Kaplan worked with Weiler on "Pandemic 1.0", a Transmedia project Weiler describes as an experiment in breaking down the fourth wall. While Weiler's short film "Pandemic" premiered at Sundance in 2011, "Pandemic 1.0," an alternate reality game, was hosted live in conjunction with the film in Park City, Utah. Weiler's project garnered a lot of attention and showcased the possibilities cross-platforming different experiences with film can open up to audiences.
WHAT MAKES FOR GOOD TRANSMEDIA STORYTELLING? Kaplan believes a Transmedia project must stand on its own. He likes to use the visualization of a pyramid to describe a documentary project integrating a Transmedia component: "One side is film and one side is technology, and the third side is marketing/fundraising. The constraints these three apply are really valuable. If you don't understand the boundaries of the creative process and the marketing process, you're just building tech. The same applies if you are just thinking creative, then you're not thinking about audience engagement or the technological advancements that are there to facilitate your message, and you end up with a skewed result. Looking through this three-sided prism allows a lot of the strengths of these disciplines to shine, and that's what Transmedia really is."
We think of movies as linear progressions. It’s generally a story with a beginning, middle, and end--and it’s always something we consume from start to finish. Timo Arnall of Berg shows us all just how dated this view of video has become.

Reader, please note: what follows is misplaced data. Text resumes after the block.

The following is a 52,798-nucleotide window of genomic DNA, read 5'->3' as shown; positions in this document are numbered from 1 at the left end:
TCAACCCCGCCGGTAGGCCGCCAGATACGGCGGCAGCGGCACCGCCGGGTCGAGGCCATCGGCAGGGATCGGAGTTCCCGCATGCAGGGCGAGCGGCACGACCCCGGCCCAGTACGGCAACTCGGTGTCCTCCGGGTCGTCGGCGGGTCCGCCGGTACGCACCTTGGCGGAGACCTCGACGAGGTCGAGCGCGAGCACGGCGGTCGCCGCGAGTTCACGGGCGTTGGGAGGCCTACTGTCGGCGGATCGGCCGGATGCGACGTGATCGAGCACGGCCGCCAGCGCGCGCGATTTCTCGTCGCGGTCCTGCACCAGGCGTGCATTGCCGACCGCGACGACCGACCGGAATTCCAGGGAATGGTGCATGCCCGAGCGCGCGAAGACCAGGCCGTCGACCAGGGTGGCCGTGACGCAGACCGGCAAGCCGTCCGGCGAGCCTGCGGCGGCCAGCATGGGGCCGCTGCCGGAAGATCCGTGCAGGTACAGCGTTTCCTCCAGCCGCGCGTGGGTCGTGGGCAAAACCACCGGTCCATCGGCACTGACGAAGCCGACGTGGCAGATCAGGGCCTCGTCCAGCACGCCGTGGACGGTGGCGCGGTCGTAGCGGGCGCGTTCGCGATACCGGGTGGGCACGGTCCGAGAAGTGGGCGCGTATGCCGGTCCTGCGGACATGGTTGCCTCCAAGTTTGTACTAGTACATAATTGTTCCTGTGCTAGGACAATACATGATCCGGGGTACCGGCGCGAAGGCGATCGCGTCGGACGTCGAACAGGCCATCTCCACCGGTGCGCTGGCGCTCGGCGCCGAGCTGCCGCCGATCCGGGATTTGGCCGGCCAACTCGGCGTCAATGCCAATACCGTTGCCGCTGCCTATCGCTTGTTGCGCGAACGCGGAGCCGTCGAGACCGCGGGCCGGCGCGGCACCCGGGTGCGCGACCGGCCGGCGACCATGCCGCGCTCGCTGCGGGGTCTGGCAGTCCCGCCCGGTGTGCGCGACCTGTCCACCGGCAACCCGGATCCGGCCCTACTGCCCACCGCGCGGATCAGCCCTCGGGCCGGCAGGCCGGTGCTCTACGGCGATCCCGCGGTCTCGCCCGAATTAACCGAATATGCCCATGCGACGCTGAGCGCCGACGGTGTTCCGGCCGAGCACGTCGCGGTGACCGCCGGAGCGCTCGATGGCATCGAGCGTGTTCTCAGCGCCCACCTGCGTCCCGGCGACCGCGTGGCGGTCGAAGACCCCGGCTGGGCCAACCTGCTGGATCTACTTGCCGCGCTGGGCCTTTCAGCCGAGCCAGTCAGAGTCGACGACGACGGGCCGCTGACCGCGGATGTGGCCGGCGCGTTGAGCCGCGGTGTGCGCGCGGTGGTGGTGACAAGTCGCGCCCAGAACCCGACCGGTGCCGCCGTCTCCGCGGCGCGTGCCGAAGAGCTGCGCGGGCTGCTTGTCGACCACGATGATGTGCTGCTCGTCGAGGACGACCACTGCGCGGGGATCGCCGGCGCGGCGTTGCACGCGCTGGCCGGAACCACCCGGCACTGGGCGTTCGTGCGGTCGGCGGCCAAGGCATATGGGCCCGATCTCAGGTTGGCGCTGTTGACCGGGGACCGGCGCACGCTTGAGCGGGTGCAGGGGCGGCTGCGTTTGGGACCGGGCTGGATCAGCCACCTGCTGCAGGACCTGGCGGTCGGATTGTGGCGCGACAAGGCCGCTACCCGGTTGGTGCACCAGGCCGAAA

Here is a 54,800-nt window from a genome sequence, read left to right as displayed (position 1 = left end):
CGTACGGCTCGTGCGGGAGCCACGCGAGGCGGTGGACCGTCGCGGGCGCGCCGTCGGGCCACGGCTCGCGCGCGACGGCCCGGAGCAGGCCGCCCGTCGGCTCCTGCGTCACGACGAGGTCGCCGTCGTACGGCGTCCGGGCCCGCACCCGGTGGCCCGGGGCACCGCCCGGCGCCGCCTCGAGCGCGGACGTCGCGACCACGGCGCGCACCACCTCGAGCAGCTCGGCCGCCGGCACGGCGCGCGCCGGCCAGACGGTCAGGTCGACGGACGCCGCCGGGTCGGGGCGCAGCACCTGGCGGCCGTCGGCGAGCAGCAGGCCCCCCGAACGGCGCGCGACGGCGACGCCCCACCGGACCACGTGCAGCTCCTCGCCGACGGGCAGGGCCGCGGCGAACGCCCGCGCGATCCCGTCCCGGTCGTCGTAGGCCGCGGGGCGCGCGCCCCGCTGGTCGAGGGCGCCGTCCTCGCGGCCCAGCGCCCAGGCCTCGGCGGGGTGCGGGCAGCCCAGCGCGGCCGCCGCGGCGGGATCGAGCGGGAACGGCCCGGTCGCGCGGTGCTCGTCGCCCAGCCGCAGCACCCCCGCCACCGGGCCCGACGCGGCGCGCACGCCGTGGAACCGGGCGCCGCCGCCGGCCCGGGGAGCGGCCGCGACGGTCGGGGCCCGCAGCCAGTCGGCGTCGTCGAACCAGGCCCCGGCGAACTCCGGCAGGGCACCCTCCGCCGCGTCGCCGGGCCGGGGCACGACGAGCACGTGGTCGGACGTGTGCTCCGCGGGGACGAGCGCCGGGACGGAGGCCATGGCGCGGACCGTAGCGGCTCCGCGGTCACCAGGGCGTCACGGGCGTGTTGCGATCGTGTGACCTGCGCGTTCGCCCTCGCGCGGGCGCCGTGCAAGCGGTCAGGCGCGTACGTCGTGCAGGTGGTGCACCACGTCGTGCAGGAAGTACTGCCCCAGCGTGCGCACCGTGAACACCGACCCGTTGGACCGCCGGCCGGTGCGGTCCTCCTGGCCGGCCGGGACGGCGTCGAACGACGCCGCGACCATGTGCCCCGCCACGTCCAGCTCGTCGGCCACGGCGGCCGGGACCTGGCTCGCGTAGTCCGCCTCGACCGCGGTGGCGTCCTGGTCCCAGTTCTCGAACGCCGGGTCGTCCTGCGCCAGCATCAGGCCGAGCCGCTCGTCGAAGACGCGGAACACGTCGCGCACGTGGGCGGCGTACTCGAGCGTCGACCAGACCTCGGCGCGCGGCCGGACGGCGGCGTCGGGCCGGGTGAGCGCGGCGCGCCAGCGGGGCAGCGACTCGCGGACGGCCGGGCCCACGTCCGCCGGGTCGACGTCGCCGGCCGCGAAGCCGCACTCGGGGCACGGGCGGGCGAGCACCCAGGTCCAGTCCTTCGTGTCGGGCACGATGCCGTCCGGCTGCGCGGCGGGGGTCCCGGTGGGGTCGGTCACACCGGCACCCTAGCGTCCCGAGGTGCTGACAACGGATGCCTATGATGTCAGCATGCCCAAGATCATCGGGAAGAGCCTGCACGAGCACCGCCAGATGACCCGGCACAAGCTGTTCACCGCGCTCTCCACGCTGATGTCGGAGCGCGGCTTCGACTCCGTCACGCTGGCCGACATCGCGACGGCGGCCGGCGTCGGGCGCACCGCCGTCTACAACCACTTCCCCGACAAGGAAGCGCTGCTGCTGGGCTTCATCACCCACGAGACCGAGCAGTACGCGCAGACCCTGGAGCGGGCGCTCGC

Finally A TV Ad That Encourages Hand Gestures: Brainient Taps Kinect For ...TechCrunchBy adding interactive elements to connected TV ads Brainient will be able to offer advertisers the ability to track brand engagement and recognition on the...
A transmedia campaign is only as good as its co-creators. Many originators—filmmakers, authors, musicians—are excellent at their art form, understanding how to use the medium to its best potential. Instead of forcing them to fumble through new and unknown platforms, it is much better to partner with creators who hold an expertise in those areas. These co-creators can advise and produce excellent extensions, fully utilizing the benefits of other platforms.
The art of storytelling has always been subject to change. Through the process of digitalization and the accompanying media convergence, we’re now on the verge of a quantum leap. We are no longer viewers, listeners, readers, users, or players.Today, we are “experiencers”, whose roles and behaviors change based on how we use and approach media.
With this reality in mind, we take this opportunity to propose eleven theses on the future of storytelling.
The Armageddon Letters, a transmedia project developed for the 50th anniversary of the Cuban missile crisis, has been launched to deliver behind-the-scenes accounts of the October 1962 confrontation that brought the world to the brink of nuclear war.
Via The Digital Rocking Chair
The way I write has fundamentally changed. I used to outline or write a treatment — maybe create backstory or generate character notes. From there I'd move into constructing a three-act screenplay. Since I tend to work in the horror genre, I'd often find myself adhering to scripting conventions — scare in the first five pages, introduce all my main characters before page 15 — not to mention a host of other trappings that dictated the way in which I told a story. Convention dictated that authorship was within my hands and the more thought-out and developed the script was, the less likely it would be subject to outside interference. Also, not to mention, the intended experience from an audience perspective was a passive one. They would sit, watch and hopefully enjoy and then maybe tell someone else about it.